Wednesday, August 19, 2009

43 Secret Agent

TITLE: Few & Far Between
GENRE: Paranormal Historical

Carmen slammed her keycard on the counter. She was old enough to remember metal keys, much more satisfying when it came to slamming. Metal clanked; plastic only clunked.

Her head ached and she was filled with remorse at the slip of the tongue that had revealed her insomnia. Only sometimes, she'd added quickly, but the agent had already checked the box. Hell's bells. Mandatory end-of-life counseling, at age 52!

A noise from the old furnace vent startled her. Carmen tilted her head, listening, and heard nervous laughter followed by a series of thuds and muffled exclamations.

It was noon, and Shasta was downstairs instead of in school. Again. How long before a Social Enforcer buzzed? And what in God's name was going on down there? Carmen faced the basement door, wishing she had accepted the Aging Agent's offer of nerve pills after all. She took a deep breath then yanked the door open. Stealth be damned and it could take Anger Management with it; this time she would go down in a blaze of maternal wrath.

"It's her Mom!" cried a juvenile voice as Carmen's foot hit the last step with a deliberate thump.

"This way!" In the background Shasta's friend Mariah herded two or three kids toward the patio door, but Carmen's eyes were on the couch, where a bearded man sat holding her daughter's limp hand in both of his. Shasta's eyes were open but unfocused and she made gurgling noises in the back of her throat.


  1. The only part that hooked me was the last paragraph. Finally, something happened that I understood. I read the passage several times in order to feel as if I got what was happening but that is not somethingy you want a reader to do - reread because she's confused. And I was reading for it to be a historical but where's the history? I guess it's too confusing and vague to be a hook for me.

  2. A little confused. It felt more futuristic than historical. However, the last 2 paragraphs intrigued me so I might be tempted to read more.

  3. I would read the next page to see if it gets more interesting, but I think the writing could be a little clearer. The world building here intrigued me -- mandatory end-of-life counseling, the plastic key cards, and the Social Enforcer-- but the writing would need to be stronger to really hook me.

  4. Hmmm...if this is a paranormal historical, I'm guessing something happens that takes Carmen out of the present (future?) and puts her into the past. Interesting concept if so but it would have to be marketed correctly. The back cover blurb would have to be darn good, but of course that's not the intent in this contest...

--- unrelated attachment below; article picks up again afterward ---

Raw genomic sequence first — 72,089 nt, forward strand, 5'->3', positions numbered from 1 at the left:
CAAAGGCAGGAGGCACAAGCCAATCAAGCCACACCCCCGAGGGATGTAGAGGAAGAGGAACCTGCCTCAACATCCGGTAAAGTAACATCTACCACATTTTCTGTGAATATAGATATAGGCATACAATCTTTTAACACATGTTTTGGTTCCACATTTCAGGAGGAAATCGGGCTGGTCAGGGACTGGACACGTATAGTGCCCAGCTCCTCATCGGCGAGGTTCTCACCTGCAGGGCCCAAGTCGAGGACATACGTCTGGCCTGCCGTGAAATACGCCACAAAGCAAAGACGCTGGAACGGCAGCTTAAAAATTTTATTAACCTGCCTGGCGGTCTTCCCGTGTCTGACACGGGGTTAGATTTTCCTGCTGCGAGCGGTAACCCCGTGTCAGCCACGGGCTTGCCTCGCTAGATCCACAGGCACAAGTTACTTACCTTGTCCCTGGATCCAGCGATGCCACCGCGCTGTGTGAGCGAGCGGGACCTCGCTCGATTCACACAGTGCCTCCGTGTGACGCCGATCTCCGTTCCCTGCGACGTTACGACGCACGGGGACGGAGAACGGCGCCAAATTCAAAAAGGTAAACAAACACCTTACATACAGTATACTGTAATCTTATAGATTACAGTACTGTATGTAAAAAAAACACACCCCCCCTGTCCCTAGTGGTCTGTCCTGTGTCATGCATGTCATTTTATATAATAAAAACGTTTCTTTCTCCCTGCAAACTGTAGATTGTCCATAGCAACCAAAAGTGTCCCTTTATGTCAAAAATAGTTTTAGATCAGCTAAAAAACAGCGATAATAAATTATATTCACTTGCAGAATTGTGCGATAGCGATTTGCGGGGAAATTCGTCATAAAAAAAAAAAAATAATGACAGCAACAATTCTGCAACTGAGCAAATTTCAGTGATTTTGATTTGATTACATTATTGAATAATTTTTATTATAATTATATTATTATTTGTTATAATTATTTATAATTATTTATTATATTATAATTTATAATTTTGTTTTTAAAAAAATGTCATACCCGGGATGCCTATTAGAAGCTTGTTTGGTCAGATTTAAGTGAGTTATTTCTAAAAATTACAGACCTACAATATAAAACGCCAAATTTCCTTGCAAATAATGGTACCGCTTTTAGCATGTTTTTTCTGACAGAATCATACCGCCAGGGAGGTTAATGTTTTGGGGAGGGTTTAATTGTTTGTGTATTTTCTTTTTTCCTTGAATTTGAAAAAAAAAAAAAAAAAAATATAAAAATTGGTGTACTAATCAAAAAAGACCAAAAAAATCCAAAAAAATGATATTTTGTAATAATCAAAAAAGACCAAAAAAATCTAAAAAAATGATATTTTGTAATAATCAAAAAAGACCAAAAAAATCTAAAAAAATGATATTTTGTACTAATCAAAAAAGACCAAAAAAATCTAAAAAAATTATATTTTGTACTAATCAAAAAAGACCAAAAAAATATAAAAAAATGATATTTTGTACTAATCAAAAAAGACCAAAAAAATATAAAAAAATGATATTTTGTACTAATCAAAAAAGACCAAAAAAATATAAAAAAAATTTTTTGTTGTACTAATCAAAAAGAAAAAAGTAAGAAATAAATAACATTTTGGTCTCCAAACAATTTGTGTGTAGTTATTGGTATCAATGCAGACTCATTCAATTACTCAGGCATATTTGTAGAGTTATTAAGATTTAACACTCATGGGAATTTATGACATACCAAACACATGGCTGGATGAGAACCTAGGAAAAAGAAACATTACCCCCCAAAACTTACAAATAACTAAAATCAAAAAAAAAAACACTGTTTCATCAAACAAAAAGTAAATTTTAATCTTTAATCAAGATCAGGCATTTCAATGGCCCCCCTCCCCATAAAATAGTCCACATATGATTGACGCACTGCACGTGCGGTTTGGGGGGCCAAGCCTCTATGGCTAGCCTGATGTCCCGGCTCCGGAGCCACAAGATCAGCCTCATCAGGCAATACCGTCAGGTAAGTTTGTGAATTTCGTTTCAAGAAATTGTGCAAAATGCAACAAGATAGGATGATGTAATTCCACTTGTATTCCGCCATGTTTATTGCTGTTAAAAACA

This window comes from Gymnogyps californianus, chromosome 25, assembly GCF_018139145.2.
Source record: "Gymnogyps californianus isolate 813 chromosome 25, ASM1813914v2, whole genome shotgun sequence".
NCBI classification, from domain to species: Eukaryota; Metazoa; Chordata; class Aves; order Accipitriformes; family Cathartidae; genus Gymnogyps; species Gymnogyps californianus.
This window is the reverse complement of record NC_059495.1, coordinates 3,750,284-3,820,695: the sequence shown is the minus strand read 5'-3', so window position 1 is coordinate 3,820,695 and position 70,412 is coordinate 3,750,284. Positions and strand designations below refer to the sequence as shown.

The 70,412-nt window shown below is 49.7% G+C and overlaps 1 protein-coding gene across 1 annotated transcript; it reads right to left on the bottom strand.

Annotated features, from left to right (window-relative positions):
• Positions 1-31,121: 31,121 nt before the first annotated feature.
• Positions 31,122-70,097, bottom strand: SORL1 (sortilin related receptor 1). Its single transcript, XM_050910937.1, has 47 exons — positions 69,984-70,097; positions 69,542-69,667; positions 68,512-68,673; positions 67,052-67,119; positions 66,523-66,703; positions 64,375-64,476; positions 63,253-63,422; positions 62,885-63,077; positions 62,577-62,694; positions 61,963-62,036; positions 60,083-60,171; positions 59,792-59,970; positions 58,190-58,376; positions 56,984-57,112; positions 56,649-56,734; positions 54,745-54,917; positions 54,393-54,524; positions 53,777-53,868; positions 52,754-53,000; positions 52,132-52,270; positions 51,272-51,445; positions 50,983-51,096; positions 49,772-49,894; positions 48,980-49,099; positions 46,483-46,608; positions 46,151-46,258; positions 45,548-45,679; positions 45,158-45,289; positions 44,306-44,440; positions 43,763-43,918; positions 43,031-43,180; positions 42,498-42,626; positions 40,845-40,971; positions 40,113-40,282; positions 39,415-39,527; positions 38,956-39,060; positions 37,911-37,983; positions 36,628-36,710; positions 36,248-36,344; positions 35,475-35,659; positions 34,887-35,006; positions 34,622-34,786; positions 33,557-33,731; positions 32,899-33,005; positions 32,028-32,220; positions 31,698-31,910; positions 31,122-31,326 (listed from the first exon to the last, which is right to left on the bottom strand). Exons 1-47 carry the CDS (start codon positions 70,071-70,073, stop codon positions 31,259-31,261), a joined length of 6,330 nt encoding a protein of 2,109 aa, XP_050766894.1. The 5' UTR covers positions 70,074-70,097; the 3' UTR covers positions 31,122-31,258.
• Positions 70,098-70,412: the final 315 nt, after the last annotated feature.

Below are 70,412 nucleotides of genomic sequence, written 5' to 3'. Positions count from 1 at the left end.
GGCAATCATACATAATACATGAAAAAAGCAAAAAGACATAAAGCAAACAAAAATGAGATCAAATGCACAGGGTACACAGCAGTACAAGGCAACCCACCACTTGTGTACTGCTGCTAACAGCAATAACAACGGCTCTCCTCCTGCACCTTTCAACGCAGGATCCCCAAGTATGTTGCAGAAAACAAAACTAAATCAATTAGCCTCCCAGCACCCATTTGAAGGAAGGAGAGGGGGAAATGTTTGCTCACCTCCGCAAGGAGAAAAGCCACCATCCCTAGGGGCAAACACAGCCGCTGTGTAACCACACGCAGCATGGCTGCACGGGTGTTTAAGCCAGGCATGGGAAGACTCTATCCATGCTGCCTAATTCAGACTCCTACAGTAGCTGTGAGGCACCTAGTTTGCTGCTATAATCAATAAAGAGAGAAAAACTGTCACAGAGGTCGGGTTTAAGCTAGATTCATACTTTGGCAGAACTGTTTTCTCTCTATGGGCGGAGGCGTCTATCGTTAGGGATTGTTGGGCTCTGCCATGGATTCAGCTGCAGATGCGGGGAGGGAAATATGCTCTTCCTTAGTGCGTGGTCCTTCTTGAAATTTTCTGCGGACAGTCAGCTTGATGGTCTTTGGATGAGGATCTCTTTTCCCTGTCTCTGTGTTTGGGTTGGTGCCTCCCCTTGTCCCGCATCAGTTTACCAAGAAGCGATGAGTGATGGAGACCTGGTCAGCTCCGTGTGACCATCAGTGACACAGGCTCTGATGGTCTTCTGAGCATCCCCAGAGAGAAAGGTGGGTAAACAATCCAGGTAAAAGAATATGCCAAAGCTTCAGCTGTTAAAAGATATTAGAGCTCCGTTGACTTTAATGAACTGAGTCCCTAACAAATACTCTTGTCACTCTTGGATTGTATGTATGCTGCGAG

5. Lots of interesting stuff here, but it doesn't sound historical. Does the opening take place in the future?

  6. This seems scifi or fantasy to me. I was looking at that 'Aging Agent' and 'Social Enforcer'... Code words for government workers, I assume. :]

    I was a little confused about what was going on, but assume that her daughter was the one on the couch and she's having a seizure of some kind.

  7. Once in awhile it's nice to have the previous comments. I was afraid that I simply wasn't following what was happening.

    Carmen is 52 and dying, right? But her daughter Shasta sounds near death.

    A re-visit for clarification is in order I think. Or I'm just dense--and that can happen!

    Best wishes on your writing. I like Carmen's voice and loved the "metal clanked, plastic clunked".

  8. I like the ideas behind this -- metal vs. plastic keys, insomnia -- but I didn't feel grounded into the setting. I'm still not sure where exactly the character is, or what's going on, honestly.

  9. The last sentence hooked me, because I want to find out why her daughter is gurgling, but until that point I was confused and thinking "not hooked". Still, unless the next few paragraphs are really good, I'd probably set this book down and look for another.

    (Oh, and I love the line "metal clanked, plastic clunked")

  10. I kind of liked the first paragraph because I've shared the mc's feelings about keys and can relate, but after that I quickly got confused about what was going on. Clarity is the most important quality in writing, and in this case, I felt like I had to work too hard to put the pieces together. I also thought the writer may not be clear on her genre--this just doesn't read like a historical.

  11. I didn't pay much attention to what the genre said, and this opening grabbed me right away!! Sounds like what we here in the good old USofA may be up against in the near future!

    The ending paragraphs only served to hook me further with what's happening to her daughter, who from how I read into it has maybe been drugged by skeezy older man...

    So yes, the genre doesn't seem to fit, but perhaps it's mislabeled or we find out the reasoning later on. I for one would read on to find out!

  12. So Nathan Bransford is wrong when he says writers shouldn't lose sleep over classifying their work in the proper genre because a savvy agent can easily work around it?

  13. Anon--There's a difference between having a slightly off genre (i.e. urban fantasy vs. paranormal, or even YA vs. MG). But if you're calling it a historical and using modern key-cards, then that a) doesn't make sense and b) implies ignorance on the author's part. This isn't genre-confusion, it's logic-confusion.

    Not hooked. Like the others said, this was too confusing.

  14. There were some intriguing elements here but I, too, was confused about the setting. It took me a little while to figure out she was in her house. You're introducing a lot of new concepts to us, so I think it's important that everything else is clear. Even a change as small as, "Carmen slammed the keycard on her kitchen counter" will establish the setting for us.